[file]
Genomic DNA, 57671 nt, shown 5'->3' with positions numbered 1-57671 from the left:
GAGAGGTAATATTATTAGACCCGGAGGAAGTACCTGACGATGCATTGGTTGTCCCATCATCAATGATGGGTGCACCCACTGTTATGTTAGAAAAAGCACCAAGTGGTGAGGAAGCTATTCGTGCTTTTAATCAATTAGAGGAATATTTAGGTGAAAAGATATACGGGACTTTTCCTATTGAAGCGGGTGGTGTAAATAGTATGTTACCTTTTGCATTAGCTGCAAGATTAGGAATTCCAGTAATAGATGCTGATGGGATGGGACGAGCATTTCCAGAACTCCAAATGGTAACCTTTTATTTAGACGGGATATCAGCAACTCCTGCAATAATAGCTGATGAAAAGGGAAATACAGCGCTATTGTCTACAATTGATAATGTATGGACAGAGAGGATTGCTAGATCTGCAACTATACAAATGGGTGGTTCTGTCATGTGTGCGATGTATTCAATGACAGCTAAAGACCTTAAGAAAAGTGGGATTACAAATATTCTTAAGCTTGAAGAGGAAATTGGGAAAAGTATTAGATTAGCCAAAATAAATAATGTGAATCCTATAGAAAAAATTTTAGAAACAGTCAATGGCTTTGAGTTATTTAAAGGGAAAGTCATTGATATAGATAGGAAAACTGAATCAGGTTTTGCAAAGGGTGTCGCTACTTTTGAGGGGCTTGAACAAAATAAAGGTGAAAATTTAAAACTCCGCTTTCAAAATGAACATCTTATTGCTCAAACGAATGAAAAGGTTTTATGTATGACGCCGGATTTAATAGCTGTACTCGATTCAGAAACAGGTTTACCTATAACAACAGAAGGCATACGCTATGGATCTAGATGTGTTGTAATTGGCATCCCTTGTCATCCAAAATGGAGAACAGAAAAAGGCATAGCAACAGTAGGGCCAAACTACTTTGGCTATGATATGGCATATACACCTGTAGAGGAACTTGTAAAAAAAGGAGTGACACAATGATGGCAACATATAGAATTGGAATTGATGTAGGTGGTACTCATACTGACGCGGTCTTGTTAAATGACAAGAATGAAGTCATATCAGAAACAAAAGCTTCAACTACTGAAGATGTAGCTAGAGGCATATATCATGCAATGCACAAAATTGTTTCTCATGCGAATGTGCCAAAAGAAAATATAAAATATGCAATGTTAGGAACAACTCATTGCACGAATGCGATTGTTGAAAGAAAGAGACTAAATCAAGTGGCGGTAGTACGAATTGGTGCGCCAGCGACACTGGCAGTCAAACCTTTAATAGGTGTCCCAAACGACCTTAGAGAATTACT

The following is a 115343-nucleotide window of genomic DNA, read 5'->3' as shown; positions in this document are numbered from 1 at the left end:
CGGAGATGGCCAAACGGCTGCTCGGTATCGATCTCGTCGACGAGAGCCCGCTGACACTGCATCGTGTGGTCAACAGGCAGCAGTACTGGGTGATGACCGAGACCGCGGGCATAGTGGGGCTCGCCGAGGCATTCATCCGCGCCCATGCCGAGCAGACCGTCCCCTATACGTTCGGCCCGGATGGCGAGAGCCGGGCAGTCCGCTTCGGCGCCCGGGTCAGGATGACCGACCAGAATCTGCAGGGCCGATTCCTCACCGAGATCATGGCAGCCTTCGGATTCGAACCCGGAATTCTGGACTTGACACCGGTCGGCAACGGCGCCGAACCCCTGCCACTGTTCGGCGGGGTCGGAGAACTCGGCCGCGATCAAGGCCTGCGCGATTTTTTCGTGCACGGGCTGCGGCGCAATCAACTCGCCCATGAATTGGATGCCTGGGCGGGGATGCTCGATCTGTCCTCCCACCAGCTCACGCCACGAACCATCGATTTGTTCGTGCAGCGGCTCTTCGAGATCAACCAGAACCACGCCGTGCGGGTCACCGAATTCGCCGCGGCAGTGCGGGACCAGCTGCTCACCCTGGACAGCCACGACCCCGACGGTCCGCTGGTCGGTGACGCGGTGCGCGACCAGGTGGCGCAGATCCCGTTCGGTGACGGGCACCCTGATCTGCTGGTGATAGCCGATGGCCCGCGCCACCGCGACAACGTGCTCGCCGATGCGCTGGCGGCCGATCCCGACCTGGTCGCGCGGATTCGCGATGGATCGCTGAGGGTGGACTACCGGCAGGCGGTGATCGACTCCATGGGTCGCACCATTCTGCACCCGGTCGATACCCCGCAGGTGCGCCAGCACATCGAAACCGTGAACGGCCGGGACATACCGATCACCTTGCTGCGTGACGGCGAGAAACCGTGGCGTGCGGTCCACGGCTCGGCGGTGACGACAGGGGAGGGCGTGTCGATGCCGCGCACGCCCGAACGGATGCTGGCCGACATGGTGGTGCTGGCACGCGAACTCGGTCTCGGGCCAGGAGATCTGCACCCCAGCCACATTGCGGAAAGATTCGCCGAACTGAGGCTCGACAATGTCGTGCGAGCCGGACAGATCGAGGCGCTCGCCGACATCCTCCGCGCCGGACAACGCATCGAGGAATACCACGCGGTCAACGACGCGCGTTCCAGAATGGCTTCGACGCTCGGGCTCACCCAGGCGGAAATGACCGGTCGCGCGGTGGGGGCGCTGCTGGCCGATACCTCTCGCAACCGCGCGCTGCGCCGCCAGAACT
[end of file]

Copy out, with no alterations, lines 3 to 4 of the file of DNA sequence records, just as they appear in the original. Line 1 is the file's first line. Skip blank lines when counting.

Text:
The following is a 115343-nucleotide window of genomic DNA, read 5'->3' as shown; positions in this document are numbered from 1 at the left end:
CGGAGATGGCCAAACGGCTGCTCGGTATCGATCTCGTCGACGAGAGCCCGCTGACACTGCATCGTGTGGTCAACAGGCAGCAGTACTGGGTGATGACCGAGACCGCGGGCATAGTGGGGCTCGCCGAGGCATTCATCCGCGCCCATGCCGAGCAGACCGTCCCCTATACGTTCGGCCCGGATGGCGAGAGCCGGGCAGTCCGCTTCGGCGCCCGGGTCAGGATGACCGACCAGAATCTGCAGGGCCGATTCCTCACCGAGATCATGGCAGCCTTCGGATTCGAACCCGGAATTCTGGACTTGACACCGGTCGGCAACGGCGCCGAACCCCTGCCACTGTTCGGCGGGGTCGGAGAACTCGGCCGCGATCAAGGCCTGCGCGATTTTTTCGTGCACGGGCTGCGGCGCAATCAACTCGCCCATGAATTGGATGCCTGGGCGGGGATGCTCGATCTGTCCTCCCACCAGCTCACGCCACGAACCATCGATTTGTTCGTGCAGCGGCTCTTCGAGATCAACCAGAACCACGCCGTGCGGGTCACCGAATTCGCCGCGGCAGTGCGGGACCAGCTGCTCACCCTGGACAGCCACGACCCCGACGGTCCGCTGGTCGGTGACGCGGTGCGCGACCAGGTGGCGCAGATCCCGTTCGGTGACGGGCACCCTGATCTGCTGGTGATAGCCGATGGCCCGCGCCACCGCGACAACGTGCTCGCCGATGCGCTGGCGGCCGATCCCGACCTGGTCGCGCGGATTCGCGATGGATCGCTGAGGGTGGACTACCGGCAGGCGGTGATCGACTCCATGGGTCGCACCATTCTGCACCCGGTCGATACCCCGCAGGTGCGCCAGCACATCGAAACCGTGAACGGCCGGGACATACCGATCACCTTGCTGCGTGACGGCGAGAAACCGTGGCGTGCGGTCCACGGCTCGGCGGTGACGACAGGGGAGGGCGTGTCGATGCCGCGCACGCCCGAACGGATGCTGGCCGACATGGTGGTGCTGGCACGCGAACTCGGTCTCGGGCCAGGAGATCTGCACCCCAGCCACATTGCGGAAAGATTCGCCGAACTGAGGCTCGACAATGTCGTGCGAGCCGGACAGATCGAGGCGCTCGCCGACATCCTCCGCGCCGGACAACGCATCGAGGAATACCACGCGGTCAACGACGCGCGTTCCAGAATGGCTTCGACGCTCGGGCTCACCCAGGCGGAAATGACCGGTCGCGCGGTGGGGGCGCTGCTGGCCGATACCTCTCGCAACCGCGCGCTGCGCCGCCAGAACT